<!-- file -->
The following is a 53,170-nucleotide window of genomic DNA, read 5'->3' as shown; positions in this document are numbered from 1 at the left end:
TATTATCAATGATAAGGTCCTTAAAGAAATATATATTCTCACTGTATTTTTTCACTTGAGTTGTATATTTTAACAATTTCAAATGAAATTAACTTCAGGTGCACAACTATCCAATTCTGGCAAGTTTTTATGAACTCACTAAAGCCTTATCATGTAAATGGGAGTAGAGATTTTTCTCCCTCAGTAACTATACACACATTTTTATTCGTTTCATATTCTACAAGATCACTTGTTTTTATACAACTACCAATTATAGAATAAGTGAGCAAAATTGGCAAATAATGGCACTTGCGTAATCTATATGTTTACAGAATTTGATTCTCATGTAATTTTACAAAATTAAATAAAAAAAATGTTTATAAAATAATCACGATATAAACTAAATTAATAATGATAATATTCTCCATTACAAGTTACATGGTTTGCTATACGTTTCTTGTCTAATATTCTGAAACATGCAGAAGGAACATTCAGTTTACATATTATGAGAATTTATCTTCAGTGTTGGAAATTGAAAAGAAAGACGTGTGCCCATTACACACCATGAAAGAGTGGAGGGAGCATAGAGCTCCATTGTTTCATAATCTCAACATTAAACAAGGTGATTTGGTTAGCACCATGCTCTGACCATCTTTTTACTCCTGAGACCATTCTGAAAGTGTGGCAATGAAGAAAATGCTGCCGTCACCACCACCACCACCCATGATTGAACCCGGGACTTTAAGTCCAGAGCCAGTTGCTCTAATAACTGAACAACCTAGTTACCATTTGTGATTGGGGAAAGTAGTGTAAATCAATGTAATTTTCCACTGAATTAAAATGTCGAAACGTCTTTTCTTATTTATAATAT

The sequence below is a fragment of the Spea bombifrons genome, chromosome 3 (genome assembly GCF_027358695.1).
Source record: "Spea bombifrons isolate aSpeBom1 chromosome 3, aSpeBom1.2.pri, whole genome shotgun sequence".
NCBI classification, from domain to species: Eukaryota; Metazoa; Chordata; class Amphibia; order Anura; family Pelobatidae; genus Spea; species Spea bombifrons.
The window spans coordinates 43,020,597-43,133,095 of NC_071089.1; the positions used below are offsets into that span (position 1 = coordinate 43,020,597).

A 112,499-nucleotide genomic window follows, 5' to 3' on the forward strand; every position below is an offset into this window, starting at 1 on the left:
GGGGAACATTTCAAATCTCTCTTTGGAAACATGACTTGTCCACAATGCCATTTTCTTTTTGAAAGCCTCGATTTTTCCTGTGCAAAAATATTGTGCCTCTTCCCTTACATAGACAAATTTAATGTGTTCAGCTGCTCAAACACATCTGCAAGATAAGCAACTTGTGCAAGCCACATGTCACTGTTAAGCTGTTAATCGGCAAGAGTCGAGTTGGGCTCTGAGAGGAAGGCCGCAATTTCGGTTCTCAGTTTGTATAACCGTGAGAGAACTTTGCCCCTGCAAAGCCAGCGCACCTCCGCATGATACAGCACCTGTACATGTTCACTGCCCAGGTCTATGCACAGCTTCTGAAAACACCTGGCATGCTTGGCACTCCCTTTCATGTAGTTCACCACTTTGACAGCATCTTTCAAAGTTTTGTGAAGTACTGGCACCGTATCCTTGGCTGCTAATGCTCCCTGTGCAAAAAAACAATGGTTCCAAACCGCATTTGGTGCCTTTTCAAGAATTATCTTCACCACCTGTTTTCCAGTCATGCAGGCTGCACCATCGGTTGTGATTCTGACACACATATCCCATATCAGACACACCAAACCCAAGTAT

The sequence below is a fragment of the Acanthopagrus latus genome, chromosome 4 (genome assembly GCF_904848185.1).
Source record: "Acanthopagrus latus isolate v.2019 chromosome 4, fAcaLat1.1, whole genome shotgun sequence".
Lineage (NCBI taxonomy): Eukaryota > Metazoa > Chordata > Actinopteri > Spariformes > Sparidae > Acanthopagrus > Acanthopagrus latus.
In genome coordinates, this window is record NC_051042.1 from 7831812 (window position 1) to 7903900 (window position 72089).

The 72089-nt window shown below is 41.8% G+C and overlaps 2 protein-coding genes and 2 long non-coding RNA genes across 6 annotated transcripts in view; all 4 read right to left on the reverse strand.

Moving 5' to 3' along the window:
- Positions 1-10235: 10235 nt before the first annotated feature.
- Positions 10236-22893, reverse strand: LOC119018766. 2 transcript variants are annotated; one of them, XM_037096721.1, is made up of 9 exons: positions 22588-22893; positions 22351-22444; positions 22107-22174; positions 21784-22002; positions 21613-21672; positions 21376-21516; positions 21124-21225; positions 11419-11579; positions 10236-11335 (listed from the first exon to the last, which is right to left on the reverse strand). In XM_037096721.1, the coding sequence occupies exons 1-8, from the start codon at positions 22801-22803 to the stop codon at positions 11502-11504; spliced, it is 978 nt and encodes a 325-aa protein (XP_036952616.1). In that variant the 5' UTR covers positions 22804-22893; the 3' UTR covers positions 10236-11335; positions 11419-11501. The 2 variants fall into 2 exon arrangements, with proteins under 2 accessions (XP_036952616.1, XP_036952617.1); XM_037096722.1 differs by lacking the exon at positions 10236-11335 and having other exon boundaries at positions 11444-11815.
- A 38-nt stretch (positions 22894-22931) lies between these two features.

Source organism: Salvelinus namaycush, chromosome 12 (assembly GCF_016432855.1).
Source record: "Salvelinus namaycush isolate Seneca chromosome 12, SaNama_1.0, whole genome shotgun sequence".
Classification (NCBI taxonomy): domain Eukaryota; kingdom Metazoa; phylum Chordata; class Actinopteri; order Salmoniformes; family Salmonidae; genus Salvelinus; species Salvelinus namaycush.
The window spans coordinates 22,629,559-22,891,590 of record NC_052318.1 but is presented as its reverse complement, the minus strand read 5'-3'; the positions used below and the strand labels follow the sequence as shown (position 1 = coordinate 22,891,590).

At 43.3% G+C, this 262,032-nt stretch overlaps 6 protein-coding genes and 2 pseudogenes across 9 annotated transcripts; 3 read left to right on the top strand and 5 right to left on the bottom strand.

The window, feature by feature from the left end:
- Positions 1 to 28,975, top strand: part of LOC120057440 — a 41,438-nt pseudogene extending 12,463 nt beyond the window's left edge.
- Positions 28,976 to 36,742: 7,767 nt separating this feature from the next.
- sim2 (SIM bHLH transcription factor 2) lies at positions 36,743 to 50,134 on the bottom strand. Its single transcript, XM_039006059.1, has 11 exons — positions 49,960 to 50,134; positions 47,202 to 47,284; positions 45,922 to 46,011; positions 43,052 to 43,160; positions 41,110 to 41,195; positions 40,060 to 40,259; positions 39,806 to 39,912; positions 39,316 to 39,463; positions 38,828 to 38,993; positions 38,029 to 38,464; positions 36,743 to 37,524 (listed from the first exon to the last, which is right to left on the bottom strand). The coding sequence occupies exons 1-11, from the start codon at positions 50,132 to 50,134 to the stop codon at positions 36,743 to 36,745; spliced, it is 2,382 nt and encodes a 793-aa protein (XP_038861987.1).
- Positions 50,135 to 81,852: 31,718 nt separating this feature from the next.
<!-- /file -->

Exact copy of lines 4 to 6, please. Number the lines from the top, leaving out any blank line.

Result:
Source record: "Spea bombifrons isolate aSpeBom1 chromosome 3, aSpeBom1.2.pri, whole genome shotgun sequence".
NCBI classification, from domain to species: Eukaryota; Metazoa; Chordata; class Amphibia; order Anura; family Pelobatidae; genus Spea; species Spea bombifrons.
The window spans coordinates 43,020,597-43,133,095 of NC_071089.1; the positions used below are offsets into that span (position 1 = coordinate 43,020,597).